The 4 Ms of COVID-19-Related Stroke Epidemiology

The mechanisms, magnitude, manifestations, and management of stroke during the pandemic.

Since the beginning of the pandemic, investigators have been trying to learn more about the connection between the COVID-19 virus and stroke. While the story is still unraveling, radiologists do know now that the link exists, and understanding more about the prevalence and appearance of stroke can impact patient care.

In a Nov. 30 session during this year’s Radiological Society of North America (RSNA) annual meeting, Ajay Gupta, M.D., professor of radiology and neuroscience at Weill Cornell Medicine, outlined what he dubbed the “4 Ms” of COVID-19-related stroke: mechanisms, magnitude, manifestations, and management.


Increasing, Gupta said, COVID-19 is being viewed as an endothelial cell disease in addition to being involved with the lungs. It causes significant deregulation in the immune system, leading to cytokine release syndrome.

“Within the blood vessels, this cytokine release, in the form of IL-6 and TNF-alpha, resulted in a vicious cycle of inflammation and thrombosis,” he said. “It’s this increase in inflammation that really can increase the risk of vascular events.”


A bit of uncertainty exists around the epidemiology of COVID-19-related stroke, he said, because in the initial phases of the pandemic, medical data and literature show a significant dip in the number of stroke cases reported. This was likely prompted by patients’ fear of coming to the hospital at that time.

“Without the true estimate, it’s hard to know how much excess stroke we have seen and what the risk is with COVID-19,” he explained. “But, we know we saw a precipitous drop in stroke cases reported during March and April – close to 50 percent. So, you would expect the number of strokes to increase.”

In addition, research in the past few months has shown a spotlight on how COVID-19 should not be compared to the flu, particularly in context of the risk of stroke. By comparing patients who were hospitalized for the flu between January 2016 to March 2018 to patients who were hospitalized for COVID-19 earlier this year, Gupta said, investigators determined that patients hospitalized for COVID-19 have an 8-fold increased risk of suffering a stroke while hospitalized.

“This underscores the argument that healthcare providers have been making,” he said. “COVID-19 really isn’t the flu. It is a much more serious disease.”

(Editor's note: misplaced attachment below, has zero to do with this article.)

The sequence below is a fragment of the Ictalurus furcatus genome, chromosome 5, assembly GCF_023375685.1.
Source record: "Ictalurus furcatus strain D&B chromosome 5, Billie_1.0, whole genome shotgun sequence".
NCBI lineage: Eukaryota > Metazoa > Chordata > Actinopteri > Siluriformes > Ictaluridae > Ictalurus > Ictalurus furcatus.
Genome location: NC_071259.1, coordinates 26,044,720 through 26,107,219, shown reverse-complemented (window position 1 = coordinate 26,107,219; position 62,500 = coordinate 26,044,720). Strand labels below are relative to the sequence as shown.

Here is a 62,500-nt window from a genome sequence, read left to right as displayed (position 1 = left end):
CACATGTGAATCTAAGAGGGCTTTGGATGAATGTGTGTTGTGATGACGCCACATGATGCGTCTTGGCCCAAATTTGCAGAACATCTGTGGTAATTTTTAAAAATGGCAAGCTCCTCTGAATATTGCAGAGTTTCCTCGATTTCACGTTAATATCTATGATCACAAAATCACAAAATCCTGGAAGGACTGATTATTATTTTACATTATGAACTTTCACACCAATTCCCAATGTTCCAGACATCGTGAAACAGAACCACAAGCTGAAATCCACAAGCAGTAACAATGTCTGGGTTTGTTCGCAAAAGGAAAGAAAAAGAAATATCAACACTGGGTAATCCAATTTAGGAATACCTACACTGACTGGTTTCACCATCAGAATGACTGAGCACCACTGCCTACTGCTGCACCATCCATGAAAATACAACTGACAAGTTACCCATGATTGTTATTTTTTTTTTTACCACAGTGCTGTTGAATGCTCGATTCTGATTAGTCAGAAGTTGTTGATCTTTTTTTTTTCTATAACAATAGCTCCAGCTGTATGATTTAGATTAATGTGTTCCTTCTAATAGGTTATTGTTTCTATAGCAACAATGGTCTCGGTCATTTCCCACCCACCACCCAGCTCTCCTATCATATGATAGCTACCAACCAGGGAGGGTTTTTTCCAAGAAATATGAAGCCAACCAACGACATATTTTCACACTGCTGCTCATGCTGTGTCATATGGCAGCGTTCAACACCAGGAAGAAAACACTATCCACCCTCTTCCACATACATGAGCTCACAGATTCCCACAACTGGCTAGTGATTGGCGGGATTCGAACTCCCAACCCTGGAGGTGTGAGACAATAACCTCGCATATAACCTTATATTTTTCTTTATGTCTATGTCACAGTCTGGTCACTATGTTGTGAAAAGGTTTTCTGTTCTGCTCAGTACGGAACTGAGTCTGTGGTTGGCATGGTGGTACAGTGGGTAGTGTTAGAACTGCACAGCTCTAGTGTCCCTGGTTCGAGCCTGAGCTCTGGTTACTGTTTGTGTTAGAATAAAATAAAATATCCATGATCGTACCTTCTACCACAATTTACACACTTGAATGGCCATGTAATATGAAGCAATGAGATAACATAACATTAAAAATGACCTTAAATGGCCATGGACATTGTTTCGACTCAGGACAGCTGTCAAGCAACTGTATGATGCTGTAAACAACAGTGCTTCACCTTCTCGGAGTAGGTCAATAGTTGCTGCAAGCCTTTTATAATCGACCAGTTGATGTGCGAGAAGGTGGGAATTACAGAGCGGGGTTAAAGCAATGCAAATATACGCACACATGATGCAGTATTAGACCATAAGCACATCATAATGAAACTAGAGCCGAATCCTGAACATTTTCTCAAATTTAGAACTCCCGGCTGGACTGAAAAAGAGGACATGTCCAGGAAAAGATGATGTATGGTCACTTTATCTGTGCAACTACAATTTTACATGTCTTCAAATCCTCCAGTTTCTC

Do not expect a COVID-19-related stroke to appear differently on imaging than the strokes that typically show up in reading rooms, however. When it comes to presentation, these strokes are unremarkable, making them roughly indistinguishable from ischemic or other forms of stroke that occur in patients who are not positive for the virus.

Overall, patients mostly present with cryptogenic stroke without any known etiology, as well as some cardioembolic and large-vessel occlusion strokes.

But, when it comes to patients who are hospitalized for COVID-19, there is a distinct difference in the incidence and effect of stroke. In a paper published recently in Neurology, Gupta said, between 1.5 percent of patients in this group experience an ischemic stroke, and 1.8 percent of patients have some type of stroke event. This leads to a roughly 35-percent to 45-percent mortality rate. These findings can be particularly disturbing for younger patients who test positive because nearly 40 percent who suffer a stroke have no prior risk factors, and approximately 50 percent are largely asymptomatic for the disease.

Additionally, he said, pre-existing stroke history has been identified as an independent risk factor for a COVID-19-related stroke, as well.


While there has been very little official guidance for managing these patients, Gupta did offer three recommendations:

  • Continue to adhere to guidelines, following best practices for treatment, such as providing mechanical thrombectomy and endovascular therapy.
  • Use telemedicine to assess stroke severity, not only to maximize social distancing, but also to provide evaluation for a patient who may be unable to come to the hospital.
  • Rely on teamwork. Reach out to other neuroradiologists and interventional radiologists who have worked with this patient population.

“For those who went through those harrowing times in March and April,” he said, “we know that working closely and collegially with all providers is key to being able to take care of patients during this difficult time.”

For more RSNA coverage, click here.